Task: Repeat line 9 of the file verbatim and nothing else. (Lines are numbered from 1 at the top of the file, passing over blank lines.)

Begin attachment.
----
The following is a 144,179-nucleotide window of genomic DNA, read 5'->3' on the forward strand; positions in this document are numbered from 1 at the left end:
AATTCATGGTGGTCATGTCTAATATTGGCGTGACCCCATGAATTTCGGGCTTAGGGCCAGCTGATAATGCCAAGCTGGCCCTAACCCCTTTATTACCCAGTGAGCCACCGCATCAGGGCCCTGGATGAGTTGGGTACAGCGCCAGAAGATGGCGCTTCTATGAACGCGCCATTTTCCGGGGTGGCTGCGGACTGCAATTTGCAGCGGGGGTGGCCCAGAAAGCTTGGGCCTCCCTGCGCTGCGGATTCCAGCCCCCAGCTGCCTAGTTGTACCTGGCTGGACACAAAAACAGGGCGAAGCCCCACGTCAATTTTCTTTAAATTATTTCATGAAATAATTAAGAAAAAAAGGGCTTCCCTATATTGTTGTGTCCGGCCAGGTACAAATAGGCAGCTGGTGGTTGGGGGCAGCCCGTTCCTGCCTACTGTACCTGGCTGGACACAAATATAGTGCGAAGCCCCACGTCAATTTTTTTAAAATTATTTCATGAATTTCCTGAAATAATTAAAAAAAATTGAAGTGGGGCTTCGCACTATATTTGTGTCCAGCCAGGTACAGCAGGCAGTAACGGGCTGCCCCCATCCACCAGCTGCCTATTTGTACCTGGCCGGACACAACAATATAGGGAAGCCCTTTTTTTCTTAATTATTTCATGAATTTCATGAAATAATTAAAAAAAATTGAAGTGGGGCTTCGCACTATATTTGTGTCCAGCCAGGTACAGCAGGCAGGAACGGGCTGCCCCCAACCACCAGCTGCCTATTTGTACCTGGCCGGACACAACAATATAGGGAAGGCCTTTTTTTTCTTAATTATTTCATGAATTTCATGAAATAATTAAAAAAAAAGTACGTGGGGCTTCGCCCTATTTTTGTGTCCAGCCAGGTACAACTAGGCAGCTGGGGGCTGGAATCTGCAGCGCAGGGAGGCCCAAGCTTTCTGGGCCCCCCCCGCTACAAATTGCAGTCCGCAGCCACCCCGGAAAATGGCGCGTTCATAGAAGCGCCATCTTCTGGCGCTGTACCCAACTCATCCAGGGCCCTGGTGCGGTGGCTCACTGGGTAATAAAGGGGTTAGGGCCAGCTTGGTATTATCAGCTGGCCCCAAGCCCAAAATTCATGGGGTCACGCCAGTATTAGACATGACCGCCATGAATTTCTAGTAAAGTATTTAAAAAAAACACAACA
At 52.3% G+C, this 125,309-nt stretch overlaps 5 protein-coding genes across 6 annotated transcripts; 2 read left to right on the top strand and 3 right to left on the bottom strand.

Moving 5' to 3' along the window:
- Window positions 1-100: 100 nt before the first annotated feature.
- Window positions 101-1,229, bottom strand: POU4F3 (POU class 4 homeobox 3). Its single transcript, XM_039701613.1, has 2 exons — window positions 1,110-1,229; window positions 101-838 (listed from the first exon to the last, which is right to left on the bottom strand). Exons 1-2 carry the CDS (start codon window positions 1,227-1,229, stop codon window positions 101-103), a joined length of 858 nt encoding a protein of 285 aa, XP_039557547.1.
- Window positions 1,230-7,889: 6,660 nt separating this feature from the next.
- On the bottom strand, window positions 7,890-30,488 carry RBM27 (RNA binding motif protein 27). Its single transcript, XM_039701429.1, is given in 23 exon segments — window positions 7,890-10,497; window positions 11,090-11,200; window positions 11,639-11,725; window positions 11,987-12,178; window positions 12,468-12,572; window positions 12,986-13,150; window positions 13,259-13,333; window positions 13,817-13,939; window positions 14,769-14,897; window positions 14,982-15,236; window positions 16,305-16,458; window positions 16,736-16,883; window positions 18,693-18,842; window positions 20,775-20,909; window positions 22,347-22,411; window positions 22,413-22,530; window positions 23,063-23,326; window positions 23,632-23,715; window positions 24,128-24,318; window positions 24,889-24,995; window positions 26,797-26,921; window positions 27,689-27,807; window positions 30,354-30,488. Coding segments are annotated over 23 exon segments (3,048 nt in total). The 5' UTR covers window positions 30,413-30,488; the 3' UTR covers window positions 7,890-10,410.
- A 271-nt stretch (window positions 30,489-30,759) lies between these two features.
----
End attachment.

- A 271-nt stretch (window positions 30,489-30,759) lies between these two features.